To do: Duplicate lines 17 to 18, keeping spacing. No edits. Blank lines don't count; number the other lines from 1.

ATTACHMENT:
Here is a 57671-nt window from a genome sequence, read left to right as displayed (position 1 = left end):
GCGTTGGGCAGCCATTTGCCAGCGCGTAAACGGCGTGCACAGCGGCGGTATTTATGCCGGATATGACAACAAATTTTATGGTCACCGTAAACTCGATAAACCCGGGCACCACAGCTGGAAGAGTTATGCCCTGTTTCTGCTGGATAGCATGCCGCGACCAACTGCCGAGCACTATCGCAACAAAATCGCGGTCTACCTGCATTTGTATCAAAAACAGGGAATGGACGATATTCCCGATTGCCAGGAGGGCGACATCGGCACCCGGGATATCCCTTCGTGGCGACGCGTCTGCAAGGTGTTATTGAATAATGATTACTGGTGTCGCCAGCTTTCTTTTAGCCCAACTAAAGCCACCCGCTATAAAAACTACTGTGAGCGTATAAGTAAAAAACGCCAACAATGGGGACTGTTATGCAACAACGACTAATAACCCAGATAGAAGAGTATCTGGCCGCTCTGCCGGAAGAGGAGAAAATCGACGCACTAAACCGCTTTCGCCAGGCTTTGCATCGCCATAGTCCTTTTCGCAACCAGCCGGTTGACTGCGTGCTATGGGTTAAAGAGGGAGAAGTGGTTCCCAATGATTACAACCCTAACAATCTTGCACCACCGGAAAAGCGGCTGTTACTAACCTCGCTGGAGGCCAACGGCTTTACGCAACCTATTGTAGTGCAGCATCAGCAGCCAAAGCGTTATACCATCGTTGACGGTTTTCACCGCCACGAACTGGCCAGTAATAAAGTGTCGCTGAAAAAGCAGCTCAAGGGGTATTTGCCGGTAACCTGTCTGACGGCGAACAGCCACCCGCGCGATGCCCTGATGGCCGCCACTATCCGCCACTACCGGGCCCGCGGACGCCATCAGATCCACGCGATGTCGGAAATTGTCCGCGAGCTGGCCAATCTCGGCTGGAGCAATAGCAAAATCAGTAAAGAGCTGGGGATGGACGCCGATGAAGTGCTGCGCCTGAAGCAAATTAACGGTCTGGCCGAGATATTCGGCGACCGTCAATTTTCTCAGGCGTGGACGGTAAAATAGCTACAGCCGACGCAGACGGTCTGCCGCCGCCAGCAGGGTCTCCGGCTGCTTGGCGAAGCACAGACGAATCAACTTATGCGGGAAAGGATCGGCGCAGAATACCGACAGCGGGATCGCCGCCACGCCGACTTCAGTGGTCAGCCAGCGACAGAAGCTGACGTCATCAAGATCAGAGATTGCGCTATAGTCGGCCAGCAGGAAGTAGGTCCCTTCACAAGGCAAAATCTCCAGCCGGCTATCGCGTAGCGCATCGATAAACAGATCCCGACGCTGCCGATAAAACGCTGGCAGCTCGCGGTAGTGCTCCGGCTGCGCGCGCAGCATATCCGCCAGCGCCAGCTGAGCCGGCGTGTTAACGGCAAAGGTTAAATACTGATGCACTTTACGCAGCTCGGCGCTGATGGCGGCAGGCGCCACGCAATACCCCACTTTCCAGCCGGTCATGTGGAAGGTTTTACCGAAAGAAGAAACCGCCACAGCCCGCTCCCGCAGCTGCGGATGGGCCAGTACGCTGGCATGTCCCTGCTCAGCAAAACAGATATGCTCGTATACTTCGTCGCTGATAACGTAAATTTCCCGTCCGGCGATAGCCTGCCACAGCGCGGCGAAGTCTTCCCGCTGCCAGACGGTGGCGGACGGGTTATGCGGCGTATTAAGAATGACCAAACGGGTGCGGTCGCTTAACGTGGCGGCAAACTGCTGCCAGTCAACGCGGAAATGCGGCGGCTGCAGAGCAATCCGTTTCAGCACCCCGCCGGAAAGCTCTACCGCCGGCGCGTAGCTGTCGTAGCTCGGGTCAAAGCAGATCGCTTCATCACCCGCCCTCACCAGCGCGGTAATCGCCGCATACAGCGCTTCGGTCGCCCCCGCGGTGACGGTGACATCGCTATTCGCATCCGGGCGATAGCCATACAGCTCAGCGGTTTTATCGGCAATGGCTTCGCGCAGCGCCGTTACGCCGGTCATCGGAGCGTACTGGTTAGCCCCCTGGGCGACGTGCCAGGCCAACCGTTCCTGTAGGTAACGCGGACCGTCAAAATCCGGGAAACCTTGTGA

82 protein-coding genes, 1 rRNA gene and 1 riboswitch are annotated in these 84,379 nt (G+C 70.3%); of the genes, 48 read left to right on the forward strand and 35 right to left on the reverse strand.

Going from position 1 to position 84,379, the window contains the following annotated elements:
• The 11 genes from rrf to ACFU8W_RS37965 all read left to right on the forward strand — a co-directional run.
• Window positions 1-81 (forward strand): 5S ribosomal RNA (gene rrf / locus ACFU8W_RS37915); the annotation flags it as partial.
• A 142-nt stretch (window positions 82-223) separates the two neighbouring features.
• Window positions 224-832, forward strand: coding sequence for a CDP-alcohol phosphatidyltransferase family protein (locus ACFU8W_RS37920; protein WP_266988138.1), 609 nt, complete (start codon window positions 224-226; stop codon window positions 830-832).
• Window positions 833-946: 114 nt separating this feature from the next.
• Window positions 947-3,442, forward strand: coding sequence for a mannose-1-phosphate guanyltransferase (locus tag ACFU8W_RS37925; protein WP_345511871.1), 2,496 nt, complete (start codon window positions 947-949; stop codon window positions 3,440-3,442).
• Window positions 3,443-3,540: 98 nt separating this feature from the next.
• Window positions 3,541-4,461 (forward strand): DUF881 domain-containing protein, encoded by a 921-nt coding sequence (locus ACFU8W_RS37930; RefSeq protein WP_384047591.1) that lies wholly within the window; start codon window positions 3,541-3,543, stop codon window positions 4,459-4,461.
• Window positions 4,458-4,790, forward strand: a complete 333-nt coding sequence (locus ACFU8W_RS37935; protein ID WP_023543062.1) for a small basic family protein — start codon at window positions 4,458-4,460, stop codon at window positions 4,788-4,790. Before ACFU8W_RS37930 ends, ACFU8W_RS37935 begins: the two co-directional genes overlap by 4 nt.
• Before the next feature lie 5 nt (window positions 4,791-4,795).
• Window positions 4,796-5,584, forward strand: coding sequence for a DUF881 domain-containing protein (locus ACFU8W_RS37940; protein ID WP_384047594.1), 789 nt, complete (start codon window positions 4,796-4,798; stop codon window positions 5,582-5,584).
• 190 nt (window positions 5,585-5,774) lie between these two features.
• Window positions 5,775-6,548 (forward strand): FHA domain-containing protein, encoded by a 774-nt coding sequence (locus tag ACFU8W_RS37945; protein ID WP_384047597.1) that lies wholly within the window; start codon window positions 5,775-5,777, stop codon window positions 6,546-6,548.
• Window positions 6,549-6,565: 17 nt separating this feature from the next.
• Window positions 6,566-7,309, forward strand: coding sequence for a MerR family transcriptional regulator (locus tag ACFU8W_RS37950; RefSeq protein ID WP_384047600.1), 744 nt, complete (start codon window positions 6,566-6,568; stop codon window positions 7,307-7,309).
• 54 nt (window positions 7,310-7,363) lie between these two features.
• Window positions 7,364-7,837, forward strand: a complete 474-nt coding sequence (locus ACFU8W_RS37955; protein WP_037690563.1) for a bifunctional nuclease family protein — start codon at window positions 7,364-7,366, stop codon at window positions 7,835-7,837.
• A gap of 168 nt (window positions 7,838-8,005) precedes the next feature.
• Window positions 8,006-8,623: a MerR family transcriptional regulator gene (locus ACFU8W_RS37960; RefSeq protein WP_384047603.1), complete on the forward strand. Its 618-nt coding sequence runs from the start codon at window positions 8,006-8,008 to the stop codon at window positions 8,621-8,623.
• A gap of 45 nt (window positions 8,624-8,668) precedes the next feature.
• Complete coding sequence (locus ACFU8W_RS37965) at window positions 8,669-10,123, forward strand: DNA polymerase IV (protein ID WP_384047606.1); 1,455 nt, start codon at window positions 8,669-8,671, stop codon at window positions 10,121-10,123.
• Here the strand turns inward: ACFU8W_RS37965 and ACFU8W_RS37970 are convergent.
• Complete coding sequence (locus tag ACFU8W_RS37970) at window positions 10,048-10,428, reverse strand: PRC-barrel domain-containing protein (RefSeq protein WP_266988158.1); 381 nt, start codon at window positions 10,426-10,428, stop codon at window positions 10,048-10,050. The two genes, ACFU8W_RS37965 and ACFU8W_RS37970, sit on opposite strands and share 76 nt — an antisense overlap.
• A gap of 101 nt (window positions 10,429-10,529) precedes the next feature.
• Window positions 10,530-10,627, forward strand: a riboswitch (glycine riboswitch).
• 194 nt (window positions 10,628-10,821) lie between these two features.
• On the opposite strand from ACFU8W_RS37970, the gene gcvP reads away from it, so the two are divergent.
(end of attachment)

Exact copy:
• Window positions 5,775-6,548 (forward strand): FHA domain-containing protein, encoded by a 774-nt coding sequence (locus tag ACFU8W_RS37945; protein ID WP_384047597.1) that lies wholly within the window; start codon window positions 5,775-5,777, stop codon window positions 6,546-6,548.
• Window positions 6,549-6,565: 17 nt separating this feature from the next.